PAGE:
British Columbia

COVID-19 modelling shows B.C. bending the curve of variant cases

Projections from a group of modelling experts show a 30 to 40 per cent decline in transmission rates in B.C. since March.

However, hospitalizations, intensive care admissions will likely remain high through most of May, experts say

Data shows a dip in variant cases in B.C. is likely due to tighter restrictions on activities, individual efforts to wear masks, wash hands and stay physically distant, like the Vancouverites pictured at Sunset Beach on Friday, April 16, 2021. (Ben Nelms/CBC)

Efforts by British Columbia health officials and residents are managing to suppress infections that have been driven by COVID-19 variants, according to a group of modelling experts.

Researchers from the University of British Columbia, Simon Fraser University and the Pacific Institute for the Mathematical Sciences say projections show a 30 to 40 per cent decline in transmission rates since March.

"We're seeing drops in cases and that's fantastic,'' said Sarah Otto, one of the group's members and a professor at UBC.

Data published on the group's website shows the dip likely reflects a combination of vaccination campaigns in hot spots, including job sites and certain communities, tighter restrictions on activities, and individual efforts to wear masks, wash hands and stay physically distant.

Data released by the B.C. Centre for Disease Control shows presumptive variants of concern made up roughly 78 per cent of COVID-19 cases identified in the third week of April.

Otto said the cases that are variants of concern involving strains originating in the United Kingdom and Brazil have not declined as significantly as other COVID-19 cases.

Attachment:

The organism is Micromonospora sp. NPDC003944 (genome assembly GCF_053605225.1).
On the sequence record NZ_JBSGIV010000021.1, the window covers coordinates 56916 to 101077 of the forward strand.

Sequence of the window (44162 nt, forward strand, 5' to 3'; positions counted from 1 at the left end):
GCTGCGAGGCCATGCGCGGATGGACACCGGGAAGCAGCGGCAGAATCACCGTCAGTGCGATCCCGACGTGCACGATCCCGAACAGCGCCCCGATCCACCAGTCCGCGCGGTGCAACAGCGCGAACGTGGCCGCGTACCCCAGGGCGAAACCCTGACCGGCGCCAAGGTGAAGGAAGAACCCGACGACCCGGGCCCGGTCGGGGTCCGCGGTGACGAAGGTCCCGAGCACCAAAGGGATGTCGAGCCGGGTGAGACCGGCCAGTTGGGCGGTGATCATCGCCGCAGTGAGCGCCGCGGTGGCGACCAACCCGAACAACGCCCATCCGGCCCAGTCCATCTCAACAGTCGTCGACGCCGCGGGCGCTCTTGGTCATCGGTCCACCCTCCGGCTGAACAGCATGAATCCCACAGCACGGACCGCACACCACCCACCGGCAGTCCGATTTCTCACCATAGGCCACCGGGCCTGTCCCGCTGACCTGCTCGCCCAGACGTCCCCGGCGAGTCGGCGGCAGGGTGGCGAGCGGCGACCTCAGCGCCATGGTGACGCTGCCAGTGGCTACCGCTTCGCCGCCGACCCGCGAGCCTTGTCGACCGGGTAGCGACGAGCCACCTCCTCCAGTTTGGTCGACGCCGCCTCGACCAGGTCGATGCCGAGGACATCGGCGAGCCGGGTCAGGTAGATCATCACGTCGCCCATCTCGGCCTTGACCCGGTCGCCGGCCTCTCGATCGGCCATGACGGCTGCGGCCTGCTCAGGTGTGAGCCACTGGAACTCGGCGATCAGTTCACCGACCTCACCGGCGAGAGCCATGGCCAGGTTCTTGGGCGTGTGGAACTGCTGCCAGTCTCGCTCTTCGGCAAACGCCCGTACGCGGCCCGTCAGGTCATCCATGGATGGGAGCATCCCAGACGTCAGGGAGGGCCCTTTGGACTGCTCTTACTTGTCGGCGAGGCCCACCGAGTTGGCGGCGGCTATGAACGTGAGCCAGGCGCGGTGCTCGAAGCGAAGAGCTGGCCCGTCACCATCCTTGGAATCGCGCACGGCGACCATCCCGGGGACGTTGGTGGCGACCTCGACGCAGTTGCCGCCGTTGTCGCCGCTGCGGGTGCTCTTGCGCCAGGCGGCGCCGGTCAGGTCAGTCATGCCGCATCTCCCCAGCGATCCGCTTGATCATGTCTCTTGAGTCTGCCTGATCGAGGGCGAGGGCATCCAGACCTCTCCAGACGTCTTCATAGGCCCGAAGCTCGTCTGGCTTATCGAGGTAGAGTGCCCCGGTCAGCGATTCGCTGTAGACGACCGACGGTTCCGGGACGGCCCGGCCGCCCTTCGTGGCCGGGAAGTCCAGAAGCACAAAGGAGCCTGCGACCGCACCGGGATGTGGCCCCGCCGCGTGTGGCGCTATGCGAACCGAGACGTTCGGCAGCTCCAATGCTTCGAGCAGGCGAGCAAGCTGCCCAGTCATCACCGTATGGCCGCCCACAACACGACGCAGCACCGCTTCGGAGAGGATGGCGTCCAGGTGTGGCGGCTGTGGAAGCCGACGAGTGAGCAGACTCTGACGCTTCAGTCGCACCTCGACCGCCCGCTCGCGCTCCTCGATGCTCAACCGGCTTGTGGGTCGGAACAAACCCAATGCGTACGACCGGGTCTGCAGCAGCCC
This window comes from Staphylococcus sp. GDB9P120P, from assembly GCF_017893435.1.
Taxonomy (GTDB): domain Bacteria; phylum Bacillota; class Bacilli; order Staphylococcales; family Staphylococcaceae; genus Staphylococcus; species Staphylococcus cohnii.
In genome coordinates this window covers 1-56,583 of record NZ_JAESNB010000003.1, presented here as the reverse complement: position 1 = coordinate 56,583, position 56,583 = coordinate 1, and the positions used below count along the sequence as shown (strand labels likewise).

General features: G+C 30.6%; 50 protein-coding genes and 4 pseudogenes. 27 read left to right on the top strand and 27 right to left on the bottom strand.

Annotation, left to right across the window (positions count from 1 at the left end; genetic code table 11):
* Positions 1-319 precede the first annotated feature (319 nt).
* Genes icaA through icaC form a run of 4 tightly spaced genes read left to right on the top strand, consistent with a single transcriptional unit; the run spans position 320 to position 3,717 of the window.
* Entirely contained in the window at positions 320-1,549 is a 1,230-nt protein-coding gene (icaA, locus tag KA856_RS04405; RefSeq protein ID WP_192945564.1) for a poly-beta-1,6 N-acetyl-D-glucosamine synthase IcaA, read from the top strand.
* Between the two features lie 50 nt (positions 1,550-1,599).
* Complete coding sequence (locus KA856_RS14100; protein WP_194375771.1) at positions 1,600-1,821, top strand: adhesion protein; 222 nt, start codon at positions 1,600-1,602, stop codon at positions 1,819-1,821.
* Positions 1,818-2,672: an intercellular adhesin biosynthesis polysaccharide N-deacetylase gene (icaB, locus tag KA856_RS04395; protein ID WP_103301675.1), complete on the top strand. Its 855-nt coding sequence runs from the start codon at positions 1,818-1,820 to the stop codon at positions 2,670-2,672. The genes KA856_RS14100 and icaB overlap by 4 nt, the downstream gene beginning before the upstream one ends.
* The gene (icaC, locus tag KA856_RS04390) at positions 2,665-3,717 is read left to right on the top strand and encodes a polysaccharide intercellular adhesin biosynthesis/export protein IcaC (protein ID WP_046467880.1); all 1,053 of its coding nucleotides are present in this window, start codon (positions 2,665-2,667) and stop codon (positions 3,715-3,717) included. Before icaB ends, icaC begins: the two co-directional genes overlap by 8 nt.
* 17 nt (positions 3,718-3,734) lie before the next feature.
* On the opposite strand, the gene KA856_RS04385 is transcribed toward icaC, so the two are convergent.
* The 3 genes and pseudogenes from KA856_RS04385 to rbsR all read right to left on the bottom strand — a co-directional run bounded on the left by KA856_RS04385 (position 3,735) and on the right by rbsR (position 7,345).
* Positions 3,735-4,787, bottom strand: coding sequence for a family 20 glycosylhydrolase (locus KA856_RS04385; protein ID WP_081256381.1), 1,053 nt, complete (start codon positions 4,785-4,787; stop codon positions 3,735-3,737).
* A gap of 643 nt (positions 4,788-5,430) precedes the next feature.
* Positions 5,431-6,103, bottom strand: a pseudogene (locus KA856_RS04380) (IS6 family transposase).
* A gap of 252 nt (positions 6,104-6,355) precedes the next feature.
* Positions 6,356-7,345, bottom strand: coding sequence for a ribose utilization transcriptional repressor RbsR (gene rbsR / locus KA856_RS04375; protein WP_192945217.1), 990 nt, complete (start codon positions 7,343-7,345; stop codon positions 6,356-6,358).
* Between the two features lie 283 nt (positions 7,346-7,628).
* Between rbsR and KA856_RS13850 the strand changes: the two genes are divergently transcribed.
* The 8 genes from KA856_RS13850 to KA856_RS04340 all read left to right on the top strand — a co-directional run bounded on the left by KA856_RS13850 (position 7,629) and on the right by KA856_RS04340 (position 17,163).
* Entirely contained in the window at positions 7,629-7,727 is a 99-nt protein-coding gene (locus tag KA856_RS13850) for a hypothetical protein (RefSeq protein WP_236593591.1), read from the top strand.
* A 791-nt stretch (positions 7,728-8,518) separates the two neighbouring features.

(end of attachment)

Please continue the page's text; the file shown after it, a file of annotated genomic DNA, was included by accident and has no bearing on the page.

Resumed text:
And while the curve is bending, Otto said hospitalizations and intensive care admissions will likely remain high through May because the variants of concern dominate current cases and have more severe symptoms.

"It's going to take more bending or more vaccines, and we're not seeing the vaccination rollout being enough until the end of May,'' Otto said.

Some public health restrictions, or slight variations of those restrictions, will likely need to stay in place to help limit the spread of COVID-19, Otto added.

"The vaccine is not perfectly effective and we don't even have approval to have youth vaccinated yet,'' she said, adding that children and teens will need to be protected until the wider population is fully vaccinated.

Otto urged B.C. residents to not think "life can go back to normal,'' and for people to continue following health orders and restrictions.

Whistler, B.C., had been heavily hit by the COVID-19 variant originating in Brazil, forcing health officials to close ski operations in March.

The Vancouver Coastal Health authority now says a steep decline in cases is attributed to a mass vaccination program for workers and residents.


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